Calvin Jackson, an organizer with Vote16DC, a coalition of youth, adult allies and organizations that believe DC should lower the voting age, joined Radio Sputnik's By Any Means Necessary to discuss the challenges to building an electoral movement in support of the policy.
"Students learn best when the material presented is relevant to their lives, and civics classes fall short when they teach young people how government works without any ability to actually participate in it. Letting 16- and 17-year-olds vote will bring much-needed relevance to civics classes," the organization states on its website.
"Ultimately, we are trying to create lifelong voters here in DC," Jackson told hosts Eugene Puryear and Sean Blackson.
"People might ask, ‘I thought you had to be 18 to vote. Is this even legal?'" Puryear asked.
"Yes, it is legal," Jackson responded. "The only prohibition on age in the [US] Constitution says that no law should be made prohibiting anyone over the age of 18 from voting. So there is nothing in the law that says anything about anyone voting below the age of 18. A lot of the laws are made on an arbitrary basis. I think with the culture right now, and the youth movement, it is certainly time for youth to vote," he added.
In fact, the youth deserve a right to vote because many political issues affect them, according to Jackson.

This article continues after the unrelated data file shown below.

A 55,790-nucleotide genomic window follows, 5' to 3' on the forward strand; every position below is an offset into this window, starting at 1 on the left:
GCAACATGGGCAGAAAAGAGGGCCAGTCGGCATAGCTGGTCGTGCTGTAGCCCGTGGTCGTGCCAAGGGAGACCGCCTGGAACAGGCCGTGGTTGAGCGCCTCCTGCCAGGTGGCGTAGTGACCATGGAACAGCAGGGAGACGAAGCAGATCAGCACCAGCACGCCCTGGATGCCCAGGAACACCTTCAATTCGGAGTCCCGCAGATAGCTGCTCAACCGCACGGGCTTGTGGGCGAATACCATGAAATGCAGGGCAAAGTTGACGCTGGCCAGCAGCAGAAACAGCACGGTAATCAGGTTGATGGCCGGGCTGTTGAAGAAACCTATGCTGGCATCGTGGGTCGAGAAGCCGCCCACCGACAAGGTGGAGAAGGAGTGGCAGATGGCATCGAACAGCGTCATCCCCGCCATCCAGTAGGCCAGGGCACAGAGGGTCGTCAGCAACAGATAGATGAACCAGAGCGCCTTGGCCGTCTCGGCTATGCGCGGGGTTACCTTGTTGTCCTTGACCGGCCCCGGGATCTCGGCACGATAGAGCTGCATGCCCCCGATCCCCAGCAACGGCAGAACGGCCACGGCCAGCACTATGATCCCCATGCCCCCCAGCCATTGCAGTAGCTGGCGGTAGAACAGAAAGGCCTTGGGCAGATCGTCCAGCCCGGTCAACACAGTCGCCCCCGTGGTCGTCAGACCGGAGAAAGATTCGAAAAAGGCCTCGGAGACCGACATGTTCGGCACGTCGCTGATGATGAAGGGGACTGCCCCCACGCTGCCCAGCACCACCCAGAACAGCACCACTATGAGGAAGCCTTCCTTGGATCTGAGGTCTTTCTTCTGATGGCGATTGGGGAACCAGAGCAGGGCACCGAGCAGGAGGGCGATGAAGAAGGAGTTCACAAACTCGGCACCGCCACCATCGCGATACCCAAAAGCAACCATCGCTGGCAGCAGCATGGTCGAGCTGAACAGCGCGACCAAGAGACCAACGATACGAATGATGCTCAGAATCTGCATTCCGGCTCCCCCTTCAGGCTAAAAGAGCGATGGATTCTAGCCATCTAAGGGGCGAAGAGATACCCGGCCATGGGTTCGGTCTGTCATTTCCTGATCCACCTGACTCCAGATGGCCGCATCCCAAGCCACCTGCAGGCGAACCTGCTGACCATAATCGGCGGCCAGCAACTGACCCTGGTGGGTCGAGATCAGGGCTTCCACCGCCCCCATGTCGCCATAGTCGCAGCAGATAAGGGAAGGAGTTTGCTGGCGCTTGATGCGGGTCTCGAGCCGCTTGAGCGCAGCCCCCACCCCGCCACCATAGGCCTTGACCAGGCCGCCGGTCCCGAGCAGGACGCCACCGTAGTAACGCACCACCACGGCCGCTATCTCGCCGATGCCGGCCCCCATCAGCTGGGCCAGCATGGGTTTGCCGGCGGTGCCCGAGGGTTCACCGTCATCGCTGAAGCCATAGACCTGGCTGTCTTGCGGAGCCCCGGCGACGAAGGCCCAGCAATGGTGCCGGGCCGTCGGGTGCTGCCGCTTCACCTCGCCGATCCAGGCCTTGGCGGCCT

"We have 11,000 youth here [in DC]. Most of them are people of color here in DC. Many of them see their city shifting. A lot of them pay taxes. A lot of them are affected by issues from gentrification to gun rights to health care. These people are engaged. These youth are donating money to philanthropies. They are organizing [protests] like March for Our Lives and walkouts here in DC," Jackson added.
"Giving these youth the right to vote ensures that their voices are heard. The people who were [historically] allowed to vote were white men with property. As we've seen over the last 100 to 200 years, each group slowly but surely got their right to vote: white men who didn't have property, black men, women, people 21 or under and then people 18 or younger," Jackson added.
In fact, research shows that 16 and 17 year olds are intellectually ready to vote.
"Science shows that a person starting at the age of 16 develops a cold cognition, and that means that they have the ability to make a measured decision within a calm, low stress context. These [decisions] are different than smoking or drinking. Those are sensational decisions based on hot cognition. We're not trying to redefine what it means to be an adult. We are trying to give youth the right to vote," Jackson added.
In April, DC council member Charles Allen introduced legislation to lower the voting age to 16 in the city, after seeing hundreds of students partake in the March for Our Lives protest to end gun violence. However, on Tuesday, DC council lawmakers in the body voted seven to six to table the bill.
"Yesterday, unfortunately, it [the bill] was tabled with no discussion. So, there is no future date to have a voting on this bill," Jackson told Sputnik.
"And usually when that happens, it is an effort to try to kill the bill. It's going to be put away a little longer, and we are going to have way more support the next time this is introduced at council."
"One of the pushbacks we get [from opponents of the bill] is ‘my daughter is immature' or ‘my cousin is immature.' We have a different culture here. Internationally, this is not an abnormal thing at all. America just has a culture of, I believe, voter suppression," Jackson added.
According to Vote16USA, there are 20 countries that allow teens under the age of 18 to vote, including Argentina, Germany and Sudan.